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New York society benefit dinners are pretty standard stuff: round tables for 10, speeches, some rubber chicken. But leave it to RoseLee Goldberg, the director of biennial performance art festival Performa, to radically transform the mundane genre — with the help of culinary wizard Jennifer Rubell and sponsor Fendi.


This story first appeared in the November 3, 2009 issue of WWD. Subscribe Today.

Amanda Burden, Robert Wilson, Thelma Golden, Cindy Sherman and David Byrne hiked up the stairs to the fourth floor of the X Initiative in Chelsea to find a pile of peanuts on the floor as big as a shed, a table full of glasses and a self-service bar complete with Champagne, tequila, wine, vodka and all the fixings.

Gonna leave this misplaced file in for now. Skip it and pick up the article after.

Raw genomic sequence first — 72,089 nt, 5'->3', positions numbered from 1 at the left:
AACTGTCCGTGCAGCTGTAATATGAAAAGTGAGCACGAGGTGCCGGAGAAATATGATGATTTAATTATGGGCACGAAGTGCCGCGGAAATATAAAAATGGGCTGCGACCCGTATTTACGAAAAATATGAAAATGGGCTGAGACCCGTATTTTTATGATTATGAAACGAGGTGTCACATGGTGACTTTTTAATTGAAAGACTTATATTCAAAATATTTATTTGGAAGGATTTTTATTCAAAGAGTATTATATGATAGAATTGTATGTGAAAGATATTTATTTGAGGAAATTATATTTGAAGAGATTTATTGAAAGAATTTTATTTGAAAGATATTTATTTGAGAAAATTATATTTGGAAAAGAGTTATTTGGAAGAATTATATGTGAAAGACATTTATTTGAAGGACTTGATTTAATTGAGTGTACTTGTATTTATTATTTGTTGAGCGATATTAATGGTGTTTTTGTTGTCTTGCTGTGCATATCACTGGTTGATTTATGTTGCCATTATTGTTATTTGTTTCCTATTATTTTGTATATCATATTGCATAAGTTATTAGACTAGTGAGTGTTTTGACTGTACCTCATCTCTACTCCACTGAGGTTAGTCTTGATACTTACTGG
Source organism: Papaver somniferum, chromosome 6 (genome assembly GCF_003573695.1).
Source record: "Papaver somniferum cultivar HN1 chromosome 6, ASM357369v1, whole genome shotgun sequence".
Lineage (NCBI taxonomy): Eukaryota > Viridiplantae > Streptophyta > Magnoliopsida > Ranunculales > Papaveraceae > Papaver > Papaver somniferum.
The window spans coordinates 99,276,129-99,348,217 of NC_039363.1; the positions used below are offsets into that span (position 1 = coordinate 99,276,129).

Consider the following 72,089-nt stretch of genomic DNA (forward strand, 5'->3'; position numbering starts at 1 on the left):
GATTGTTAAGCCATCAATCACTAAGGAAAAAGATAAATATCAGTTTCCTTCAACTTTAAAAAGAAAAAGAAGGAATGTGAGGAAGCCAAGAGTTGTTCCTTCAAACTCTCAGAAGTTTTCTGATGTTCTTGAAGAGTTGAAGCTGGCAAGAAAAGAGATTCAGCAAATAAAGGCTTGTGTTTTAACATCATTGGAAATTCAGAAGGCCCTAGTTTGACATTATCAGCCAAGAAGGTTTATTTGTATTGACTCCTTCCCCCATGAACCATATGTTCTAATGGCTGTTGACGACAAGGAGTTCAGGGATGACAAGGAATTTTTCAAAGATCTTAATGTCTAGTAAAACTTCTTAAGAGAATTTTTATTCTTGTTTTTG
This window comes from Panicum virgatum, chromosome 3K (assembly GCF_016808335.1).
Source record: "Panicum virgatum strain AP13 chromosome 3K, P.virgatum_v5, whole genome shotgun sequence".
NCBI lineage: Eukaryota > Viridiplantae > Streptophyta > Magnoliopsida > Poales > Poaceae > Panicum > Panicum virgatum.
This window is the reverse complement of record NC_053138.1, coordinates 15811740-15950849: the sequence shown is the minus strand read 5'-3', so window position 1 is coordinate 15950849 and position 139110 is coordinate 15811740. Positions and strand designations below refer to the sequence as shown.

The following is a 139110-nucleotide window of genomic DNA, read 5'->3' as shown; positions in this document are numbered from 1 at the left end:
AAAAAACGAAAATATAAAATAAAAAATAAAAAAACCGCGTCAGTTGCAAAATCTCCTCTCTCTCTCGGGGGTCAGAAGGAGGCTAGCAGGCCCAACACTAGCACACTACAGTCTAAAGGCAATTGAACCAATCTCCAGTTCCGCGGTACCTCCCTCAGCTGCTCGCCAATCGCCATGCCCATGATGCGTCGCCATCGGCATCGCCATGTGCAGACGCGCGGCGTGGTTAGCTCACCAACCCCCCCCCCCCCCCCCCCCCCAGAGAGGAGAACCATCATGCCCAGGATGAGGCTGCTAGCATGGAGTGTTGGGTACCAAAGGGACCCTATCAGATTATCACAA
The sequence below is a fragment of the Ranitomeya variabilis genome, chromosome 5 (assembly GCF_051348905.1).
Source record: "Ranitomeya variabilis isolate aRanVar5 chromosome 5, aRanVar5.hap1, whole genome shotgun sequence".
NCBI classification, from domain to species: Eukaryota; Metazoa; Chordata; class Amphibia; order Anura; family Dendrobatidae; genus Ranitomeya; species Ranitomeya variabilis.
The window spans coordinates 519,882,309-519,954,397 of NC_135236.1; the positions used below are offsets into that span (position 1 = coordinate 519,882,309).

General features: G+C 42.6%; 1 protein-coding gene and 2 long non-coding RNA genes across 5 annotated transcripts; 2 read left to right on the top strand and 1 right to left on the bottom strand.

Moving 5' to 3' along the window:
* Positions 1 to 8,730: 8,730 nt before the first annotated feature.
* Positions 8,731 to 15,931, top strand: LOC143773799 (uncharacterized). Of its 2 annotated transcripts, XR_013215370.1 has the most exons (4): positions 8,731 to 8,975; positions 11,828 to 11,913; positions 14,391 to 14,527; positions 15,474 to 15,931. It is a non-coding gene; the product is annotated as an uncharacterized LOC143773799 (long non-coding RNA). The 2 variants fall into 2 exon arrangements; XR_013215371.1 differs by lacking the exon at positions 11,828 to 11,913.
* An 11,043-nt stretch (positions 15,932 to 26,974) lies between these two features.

Alan Cumming took advantage of the self-service situation to swipe a bottle of sparkling water with his drink. “Well, I have to hydrate,” he said. “I can’t keep these boyish good looks forever.”


One floor down was dinner: honey poured from the ceiling onto a massive stack of ribs. Guests grabbed plates and dug in.


“I’m profoundly happy,” said Mario Batali. “As soon as I walked in and saw the ribs, I felt all warm inside.”


Everyone served themselves wine from water coolers and piled into long banquet tables, scooping out potato and cauliflower salad, green beans and corn souffle from giant steel pots.


Afterwards, Jeanne Greenberg Rohatyn, Michael Stipe and Terence Koh mingled while guests took hammers to the five Jacques Torres-produced chocolate copies of Jeff Koons’ “Rabbit” sculpture.


And instead of a goody bag, Penn Badgley walked out with something maybe more useful: a pair of kitchen tongs he had stuffed in his back pocket.

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